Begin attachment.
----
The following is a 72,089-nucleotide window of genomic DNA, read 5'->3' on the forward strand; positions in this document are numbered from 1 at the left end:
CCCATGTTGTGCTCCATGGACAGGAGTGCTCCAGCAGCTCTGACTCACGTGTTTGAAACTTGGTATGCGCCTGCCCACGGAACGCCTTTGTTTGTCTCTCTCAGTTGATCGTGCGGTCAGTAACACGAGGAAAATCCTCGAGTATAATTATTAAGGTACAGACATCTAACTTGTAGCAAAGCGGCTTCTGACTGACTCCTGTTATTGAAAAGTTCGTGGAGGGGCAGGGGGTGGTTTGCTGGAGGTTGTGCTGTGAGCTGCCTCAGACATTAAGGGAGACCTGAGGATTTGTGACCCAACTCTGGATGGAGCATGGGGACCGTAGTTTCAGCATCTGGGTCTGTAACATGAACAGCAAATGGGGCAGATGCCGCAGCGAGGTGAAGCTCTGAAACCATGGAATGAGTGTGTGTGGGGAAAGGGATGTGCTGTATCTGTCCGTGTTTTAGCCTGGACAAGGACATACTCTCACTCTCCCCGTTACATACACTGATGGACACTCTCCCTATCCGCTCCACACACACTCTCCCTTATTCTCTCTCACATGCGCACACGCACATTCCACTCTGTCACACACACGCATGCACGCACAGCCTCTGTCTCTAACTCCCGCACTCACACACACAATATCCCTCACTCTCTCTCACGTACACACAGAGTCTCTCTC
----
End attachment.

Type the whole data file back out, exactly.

The following is a 72,089-nucleotide window of genomic DNA, read 5'->3' on the forward strand; positions in this document are numbered from 1 at the left end:
CCCATGTTGTGCTCCATGGACAGGAGTGCTCCAGCAGCTCTGACTCACGTGTTTGAAACTTGGTATGCGCCTGCCCACGGAACGCCTTTGTTTGTCTCTCTCAGTTGATCGTGCGGTCAGTAACACGAGGAAAATCCTCGAGTATAATTATTAAGGTACAGACATCTAACTTGTAGCAAAGCGGCTTCTGACTGACTCCTGTTATTGAAAAGTTCGTGGAGGGGCAGGGGGTGGTTTGCTGGAGGTTGTGCTGTGAGCTGCCTCAGACATTAAGGGAGACCTGAGGATTTGTGACCCAACTCTGGATGGAGCATGGGGACCGTAGTTTCAGCATCTGGGTCTGTAACATGAACAGCAAATGGGGCAGATGCCGCAGCGAGGTGAAGCTCTGAAACCATGGAATGAGTGTGTGTGGGGAAAGGGATGTGCTGTATCTGTCCGTGTTTTAGCCTGGACAAGGACATACTCTCACTCTCCCCGTTACATACACTGATGGACACTCTCCCTATCCGCTCCACACACACTCTCCCTTATTCTCTCTCACATGCGCACACGCACATTCCACTCTGTCACACACACGCATGCACGCACAGCCTCTGTCTCTAACTCCCGCACTCACACACACAATATCCCTCACTCTCTCTCACGTACACACAGAGTCTCTCTC